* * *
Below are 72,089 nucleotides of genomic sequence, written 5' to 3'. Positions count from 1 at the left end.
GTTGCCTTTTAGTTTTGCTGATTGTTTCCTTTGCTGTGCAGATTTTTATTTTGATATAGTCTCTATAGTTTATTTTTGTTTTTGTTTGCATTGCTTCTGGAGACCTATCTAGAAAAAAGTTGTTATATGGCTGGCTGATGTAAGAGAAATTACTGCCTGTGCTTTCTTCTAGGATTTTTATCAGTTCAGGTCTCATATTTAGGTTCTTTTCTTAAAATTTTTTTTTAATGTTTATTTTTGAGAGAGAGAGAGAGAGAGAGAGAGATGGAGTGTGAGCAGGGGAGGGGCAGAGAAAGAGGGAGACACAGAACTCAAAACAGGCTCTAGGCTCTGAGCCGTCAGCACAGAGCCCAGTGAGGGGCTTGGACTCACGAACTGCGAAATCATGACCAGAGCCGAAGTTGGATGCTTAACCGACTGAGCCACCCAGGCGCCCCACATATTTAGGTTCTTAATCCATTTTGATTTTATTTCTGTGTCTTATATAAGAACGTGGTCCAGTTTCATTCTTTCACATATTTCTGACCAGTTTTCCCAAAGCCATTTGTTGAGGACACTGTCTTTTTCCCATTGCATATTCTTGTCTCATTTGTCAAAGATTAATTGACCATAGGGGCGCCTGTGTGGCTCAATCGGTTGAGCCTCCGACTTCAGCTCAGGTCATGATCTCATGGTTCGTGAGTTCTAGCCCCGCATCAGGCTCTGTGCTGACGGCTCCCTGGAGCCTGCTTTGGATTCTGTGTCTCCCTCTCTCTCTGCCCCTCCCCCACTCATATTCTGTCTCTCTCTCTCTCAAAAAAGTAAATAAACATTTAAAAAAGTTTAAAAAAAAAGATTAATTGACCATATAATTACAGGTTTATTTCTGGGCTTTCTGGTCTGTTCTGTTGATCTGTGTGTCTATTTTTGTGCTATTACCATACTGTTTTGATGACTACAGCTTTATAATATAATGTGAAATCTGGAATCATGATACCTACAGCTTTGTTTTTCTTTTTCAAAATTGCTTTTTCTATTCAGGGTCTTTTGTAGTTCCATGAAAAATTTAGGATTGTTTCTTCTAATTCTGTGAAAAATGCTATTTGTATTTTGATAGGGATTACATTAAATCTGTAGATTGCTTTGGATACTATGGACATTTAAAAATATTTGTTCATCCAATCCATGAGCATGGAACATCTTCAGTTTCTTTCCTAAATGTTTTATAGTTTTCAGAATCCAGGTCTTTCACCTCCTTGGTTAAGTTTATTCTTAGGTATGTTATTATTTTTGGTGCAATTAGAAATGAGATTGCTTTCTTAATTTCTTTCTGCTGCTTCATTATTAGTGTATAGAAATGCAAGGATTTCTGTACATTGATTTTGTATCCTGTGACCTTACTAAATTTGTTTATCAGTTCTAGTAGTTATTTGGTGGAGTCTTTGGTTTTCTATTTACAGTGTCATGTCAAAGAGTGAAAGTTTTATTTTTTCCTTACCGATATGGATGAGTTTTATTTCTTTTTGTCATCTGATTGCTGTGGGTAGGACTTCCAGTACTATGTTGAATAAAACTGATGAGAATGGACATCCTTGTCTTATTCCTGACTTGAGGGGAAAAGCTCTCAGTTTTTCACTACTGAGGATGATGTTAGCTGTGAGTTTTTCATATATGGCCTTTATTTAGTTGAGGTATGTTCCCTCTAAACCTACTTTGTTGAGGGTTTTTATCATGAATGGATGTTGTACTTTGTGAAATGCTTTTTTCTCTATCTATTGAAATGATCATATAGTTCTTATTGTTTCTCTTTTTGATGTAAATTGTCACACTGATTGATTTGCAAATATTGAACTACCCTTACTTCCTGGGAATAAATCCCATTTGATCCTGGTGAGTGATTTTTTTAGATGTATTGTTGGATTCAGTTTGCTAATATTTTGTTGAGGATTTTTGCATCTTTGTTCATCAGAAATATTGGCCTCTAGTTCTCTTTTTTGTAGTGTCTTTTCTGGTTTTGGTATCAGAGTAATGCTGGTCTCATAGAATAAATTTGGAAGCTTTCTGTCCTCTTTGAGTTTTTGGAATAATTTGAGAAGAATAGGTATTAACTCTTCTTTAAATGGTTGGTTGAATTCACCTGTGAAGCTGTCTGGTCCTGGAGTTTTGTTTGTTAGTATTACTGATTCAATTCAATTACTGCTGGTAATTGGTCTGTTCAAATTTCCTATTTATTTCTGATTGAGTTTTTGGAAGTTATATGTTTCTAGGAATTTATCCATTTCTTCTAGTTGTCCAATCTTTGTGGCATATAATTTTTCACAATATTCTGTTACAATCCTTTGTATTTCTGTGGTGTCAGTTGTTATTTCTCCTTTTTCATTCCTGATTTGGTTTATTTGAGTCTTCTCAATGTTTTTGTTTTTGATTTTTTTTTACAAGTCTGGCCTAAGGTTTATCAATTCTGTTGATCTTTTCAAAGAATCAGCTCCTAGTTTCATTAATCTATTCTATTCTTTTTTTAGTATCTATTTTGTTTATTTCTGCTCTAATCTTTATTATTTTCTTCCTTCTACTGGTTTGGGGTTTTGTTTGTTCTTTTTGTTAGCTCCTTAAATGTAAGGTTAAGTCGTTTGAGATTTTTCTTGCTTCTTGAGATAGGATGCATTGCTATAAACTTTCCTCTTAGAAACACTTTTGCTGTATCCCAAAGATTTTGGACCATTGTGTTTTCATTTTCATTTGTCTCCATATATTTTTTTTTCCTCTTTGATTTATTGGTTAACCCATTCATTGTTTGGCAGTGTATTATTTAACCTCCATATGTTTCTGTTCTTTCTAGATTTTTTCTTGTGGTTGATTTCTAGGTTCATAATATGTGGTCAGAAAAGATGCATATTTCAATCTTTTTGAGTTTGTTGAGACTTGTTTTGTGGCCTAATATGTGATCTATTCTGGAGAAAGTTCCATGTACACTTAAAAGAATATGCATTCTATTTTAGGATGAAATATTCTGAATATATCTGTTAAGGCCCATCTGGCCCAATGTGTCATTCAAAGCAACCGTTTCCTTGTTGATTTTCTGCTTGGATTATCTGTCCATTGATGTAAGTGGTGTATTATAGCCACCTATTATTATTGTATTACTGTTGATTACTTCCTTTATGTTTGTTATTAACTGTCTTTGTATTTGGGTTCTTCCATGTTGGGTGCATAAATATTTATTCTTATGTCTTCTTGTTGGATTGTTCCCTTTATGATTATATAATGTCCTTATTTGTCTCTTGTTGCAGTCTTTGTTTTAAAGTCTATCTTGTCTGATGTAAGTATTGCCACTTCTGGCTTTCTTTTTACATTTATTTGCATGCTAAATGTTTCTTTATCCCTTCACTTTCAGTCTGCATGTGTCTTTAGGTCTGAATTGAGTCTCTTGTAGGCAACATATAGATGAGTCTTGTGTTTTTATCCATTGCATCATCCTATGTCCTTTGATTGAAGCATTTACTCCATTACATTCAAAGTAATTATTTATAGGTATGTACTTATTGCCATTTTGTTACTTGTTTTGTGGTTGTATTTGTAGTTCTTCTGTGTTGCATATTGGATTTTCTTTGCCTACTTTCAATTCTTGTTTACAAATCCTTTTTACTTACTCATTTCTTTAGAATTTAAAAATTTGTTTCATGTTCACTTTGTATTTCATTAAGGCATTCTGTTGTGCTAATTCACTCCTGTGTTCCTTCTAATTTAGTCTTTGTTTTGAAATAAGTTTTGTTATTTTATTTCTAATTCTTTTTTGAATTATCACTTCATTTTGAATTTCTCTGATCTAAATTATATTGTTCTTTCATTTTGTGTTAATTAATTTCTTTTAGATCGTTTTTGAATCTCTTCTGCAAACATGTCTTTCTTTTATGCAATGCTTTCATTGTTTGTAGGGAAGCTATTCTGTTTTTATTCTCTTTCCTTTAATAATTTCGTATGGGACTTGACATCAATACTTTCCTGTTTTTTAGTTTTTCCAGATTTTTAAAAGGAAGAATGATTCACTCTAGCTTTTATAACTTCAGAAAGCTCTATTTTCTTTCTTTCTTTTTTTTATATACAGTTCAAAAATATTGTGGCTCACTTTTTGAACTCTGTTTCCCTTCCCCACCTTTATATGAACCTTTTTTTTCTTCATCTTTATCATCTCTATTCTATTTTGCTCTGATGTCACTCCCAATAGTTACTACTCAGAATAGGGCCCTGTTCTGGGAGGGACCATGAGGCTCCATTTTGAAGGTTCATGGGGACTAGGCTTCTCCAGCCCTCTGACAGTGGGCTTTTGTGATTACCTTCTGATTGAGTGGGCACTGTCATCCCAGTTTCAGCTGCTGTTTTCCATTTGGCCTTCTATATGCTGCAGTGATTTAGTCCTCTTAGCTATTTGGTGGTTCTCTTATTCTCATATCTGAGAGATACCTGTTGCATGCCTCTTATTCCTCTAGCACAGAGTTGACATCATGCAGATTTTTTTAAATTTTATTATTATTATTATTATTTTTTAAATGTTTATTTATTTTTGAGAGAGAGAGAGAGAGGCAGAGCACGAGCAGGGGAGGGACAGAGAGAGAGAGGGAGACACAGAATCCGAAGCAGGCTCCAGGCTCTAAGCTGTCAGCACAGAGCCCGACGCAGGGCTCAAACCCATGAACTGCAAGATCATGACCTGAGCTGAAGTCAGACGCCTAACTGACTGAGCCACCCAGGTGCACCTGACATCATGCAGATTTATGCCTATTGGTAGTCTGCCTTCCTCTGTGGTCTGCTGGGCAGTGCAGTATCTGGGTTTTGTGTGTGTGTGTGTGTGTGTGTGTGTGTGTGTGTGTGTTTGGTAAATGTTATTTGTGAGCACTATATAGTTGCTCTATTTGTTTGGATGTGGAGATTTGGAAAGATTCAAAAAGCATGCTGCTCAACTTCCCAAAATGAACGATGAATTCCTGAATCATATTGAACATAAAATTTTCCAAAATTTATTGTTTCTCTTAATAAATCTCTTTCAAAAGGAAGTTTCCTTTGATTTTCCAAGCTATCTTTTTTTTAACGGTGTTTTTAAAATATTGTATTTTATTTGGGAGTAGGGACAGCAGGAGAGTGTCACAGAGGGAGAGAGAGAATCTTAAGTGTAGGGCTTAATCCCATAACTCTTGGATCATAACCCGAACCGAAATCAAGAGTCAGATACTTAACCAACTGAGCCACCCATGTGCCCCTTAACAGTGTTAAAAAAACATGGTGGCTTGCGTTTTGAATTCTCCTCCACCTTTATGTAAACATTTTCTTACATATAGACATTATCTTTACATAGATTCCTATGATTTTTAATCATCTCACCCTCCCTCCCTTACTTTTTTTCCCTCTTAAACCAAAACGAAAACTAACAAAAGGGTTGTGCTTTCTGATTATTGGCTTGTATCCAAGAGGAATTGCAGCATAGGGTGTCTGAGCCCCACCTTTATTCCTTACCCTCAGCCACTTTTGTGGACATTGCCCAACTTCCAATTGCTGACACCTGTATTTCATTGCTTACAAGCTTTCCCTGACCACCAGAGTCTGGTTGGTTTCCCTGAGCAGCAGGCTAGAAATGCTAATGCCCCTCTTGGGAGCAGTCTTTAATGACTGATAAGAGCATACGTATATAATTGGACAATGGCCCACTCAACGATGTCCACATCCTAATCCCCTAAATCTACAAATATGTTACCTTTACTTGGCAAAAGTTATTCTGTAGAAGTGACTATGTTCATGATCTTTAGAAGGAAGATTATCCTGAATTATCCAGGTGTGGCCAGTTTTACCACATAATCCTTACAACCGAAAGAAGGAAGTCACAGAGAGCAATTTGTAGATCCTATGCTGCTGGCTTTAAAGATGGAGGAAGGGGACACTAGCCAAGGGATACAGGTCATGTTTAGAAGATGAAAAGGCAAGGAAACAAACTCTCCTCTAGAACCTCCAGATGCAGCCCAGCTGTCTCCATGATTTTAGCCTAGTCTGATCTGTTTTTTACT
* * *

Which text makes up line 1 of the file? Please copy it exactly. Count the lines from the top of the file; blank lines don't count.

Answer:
Below are 72,089 nucleotides of genomic sequence, written 5' to 3'. Positions count from 1 at the left end.